What I lost was my faith in other people. What I gained was a relationship with god. When asked if I “believe” in god, I can answer “no…I don’t need to believe; i’ve experienced god.” It’s something I can feel, it’s something that compels me in a million little ways, it’s something I believe everyone should be aware of in themselves–by whatever name one wants to call it–it’s that “feeling in your gut” that guides you to circle the correct answer on your school exams. For me, it’s an intensely physical experience, it’s the least subtle thing in the world, it’s the reason I pursue music, it’s the reason I do or don’t do a great many things, it’s the reason behind my aesthetic approach to as much as possible. Behind it is the knowledge that if I follow the urge, I will live; if I deny it, I will suffer, and I will die a horrible death. This isn’t supposition: I’ve tested it, I’ve tested it a thousand times.

And what am I most afraid of? I’m most afraid, beyond all else, that god might abandon me, that I might fuck up, act contrary, one too many times, and then find myself without those urges anymore, without direction, without reward, and without punishment.

The following Yom Kippur I returned, much more frail than I’d been the year before. Determined to prove that I was worthy of being alive. Nauseated, my head aching and heavy, dizzy, unable to stand without propping myself up, as we reached the 24-hour mark, I remember the lights seemed to dim, and they all began floating like fireflies, and in my eyes I could see stars, and during the final repetition of the confessional, every word stabbed me and I understood them, and I cried, I understood how I was guilty for things I’d done, for things I’d not done, for things I’d never do, guilty, guilty, guilty, so I cried, and I floated into the air as the lights descended and the stars consumed the whole world.

It is best illustrated to me as in Bernini’s Ecstasy of Saint Teresa

…but today, that was not my experience. I could not fully connect with the words. I saw no stars. The world did not slow its course. No hunger, no fatigue, no pain…just this fear that I’ve been abandoned.

Because lately, to tell you the truth, I’ve felt blunted. Nothing strikes me with any particular strength, not joy, not sadness, not love, not hate, not ecstasy, not agony–nothing but a dense, unending autumn. It’s what I’m afraid most people feel all the time, in their constant search for novelty and amusement, and I don’t want to feel this way. I’m terrified to lose that depth of feeling on which I thrive, I’m terrified I’ve lost all passion, all capacity to love, terrified most of all that this is but a prelude.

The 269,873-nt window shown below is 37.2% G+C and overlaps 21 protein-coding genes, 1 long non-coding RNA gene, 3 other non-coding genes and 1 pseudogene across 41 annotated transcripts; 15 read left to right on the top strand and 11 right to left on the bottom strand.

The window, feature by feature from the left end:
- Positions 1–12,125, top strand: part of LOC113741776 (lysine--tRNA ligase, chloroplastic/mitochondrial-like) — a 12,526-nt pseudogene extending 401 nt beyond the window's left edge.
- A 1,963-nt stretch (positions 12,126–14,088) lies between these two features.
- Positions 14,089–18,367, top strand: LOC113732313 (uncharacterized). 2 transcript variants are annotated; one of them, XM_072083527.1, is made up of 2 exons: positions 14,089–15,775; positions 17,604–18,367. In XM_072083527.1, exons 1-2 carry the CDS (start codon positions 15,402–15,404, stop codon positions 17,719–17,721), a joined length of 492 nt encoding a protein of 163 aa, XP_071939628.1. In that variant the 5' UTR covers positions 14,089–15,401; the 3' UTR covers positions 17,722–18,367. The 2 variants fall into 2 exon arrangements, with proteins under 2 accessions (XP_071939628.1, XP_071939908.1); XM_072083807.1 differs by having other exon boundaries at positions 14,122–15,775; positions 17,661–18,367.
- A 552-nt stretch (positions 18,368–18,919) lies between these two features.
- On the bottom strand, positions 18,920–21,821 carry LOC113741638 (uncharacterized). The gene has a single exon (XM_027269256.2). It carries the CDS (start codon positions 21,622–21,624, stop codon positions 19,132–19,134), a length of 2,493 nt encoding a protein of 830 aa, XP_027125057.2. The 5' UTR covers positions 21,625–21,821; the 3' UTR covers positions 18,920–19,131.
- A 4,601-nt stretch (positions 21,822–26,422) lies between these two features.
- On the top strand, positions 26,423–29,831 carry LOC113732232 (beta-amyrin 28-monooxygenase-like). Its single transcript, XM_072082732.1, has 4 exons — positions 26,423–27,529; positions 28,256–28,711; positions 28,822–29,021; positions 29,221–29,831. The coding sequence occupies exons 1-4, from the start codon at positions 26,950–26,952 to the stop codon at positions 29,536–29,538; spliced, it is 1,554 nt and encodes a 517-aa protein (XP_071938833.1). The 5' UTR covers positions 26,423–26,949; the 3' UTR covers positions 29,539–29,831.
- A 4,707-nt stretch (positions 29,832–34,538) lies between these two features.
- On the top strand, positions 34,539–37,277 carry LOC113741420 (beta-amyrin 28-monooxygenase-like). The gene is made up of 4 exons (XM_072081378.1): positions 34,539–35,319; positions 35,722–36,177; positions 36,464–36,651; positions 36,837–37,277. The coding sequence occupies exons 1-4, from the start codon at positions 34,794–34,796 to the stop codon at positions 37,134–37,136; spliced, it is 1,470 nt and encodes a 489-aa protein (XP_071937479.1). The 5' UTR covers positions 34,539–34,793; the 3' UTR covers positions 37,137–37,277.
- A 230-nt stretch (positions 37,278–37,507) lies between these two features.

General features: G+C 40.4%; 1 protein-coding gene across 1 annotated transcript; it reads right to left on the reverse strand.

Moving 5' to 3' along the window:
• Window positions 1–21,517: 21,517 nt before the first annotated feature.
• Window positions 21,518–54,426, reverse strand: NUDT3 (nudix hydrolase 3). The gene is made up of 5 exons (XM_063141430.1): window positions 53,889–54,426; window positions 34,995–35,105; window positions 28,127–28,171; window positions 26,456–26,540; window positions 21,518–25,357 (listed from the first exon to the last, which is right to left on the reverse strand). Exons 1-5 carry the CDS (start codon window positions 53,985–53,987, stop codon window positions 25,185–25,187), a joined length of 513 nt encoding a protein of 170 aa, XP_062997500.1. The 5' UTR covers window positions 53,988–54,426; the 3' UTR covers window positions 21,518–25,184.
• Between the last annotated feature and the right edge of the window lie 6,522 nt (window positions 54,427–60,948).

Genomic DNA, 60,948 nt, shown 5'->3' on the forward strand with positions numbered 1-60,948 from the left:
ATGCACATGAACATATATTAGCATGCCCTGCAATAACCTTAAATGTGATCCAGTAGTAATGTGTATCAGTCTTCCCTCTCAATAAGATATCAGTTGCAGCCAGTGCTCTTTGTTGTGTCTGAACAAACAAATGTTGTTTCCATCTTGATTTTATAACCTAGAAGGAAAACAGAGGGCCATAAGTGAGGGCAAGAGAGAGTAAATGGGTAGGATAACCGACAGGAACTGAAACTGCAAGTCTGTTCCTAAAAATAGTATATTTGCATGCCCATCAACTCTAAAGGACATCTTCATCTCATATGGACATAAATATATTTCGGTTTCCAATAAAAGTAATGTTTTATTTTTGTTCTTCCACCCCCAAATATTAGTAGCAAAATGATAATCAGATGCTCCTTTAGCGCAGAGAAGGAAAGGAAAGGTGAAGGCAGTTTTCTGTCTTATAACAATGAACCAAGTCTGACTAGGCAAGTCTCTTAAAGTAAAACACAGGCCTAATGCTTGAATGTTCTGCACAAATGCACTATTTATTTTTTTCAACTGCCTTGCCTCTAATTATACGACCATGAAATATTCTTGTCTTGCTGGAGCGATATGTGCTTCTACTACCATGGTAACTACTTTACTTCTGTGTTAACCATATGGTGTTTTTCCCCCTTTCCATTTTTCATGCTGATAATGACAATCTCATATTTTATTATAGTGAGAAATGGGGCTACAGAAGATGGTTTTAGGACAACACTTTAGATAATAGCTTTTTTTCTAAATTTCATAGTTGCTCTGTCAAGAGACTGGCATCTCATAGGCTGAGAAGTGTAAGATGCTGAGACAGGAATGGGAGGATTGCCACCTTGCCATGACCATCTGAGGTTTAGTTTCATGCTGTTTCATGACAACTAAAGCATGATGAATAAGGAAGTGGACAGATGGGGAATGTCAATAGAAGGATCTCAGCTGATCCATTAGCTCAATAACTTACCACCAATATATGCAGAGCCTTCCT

For a moment, I know precisely what I must focus on, what it is I want to grow, and I can only hope that this bluntness I feel is a vehicle to reach this focus, a vehicle shielding me from all that’s colorful and otherwise enticing in life.

To Lucy, Apr 30, 2009:
“Love is a complicated subject for me. . . . I don’t like the smell or taste of fish–I enjoy good sushi, and sometimes a good tuna steak, but otherwise it all nauseates me. I went to this Vietnamese restaurant and ordered what I always do, and the sauce they bring out with it is delicious, a little sweet, a little fruity and peppery, and this time the waiter realized I had only ordered vegetarian foods, and he asked if I wanted the peanut sauce instead. I said I wanted the normal sauce. ‘So…the fishsauce?’ I insisted on the normal sauce. So he brought out the fish sauce. And it was the normal sauce. And I tasted it, and now I tasted the fish in it. The sauce I loved so well, it was only in my imagination now, and nothing will bring it back, because I know that I was mistaken in my tastes. I don’t know if I wish I’d never had it now, because now I miss it. And love?”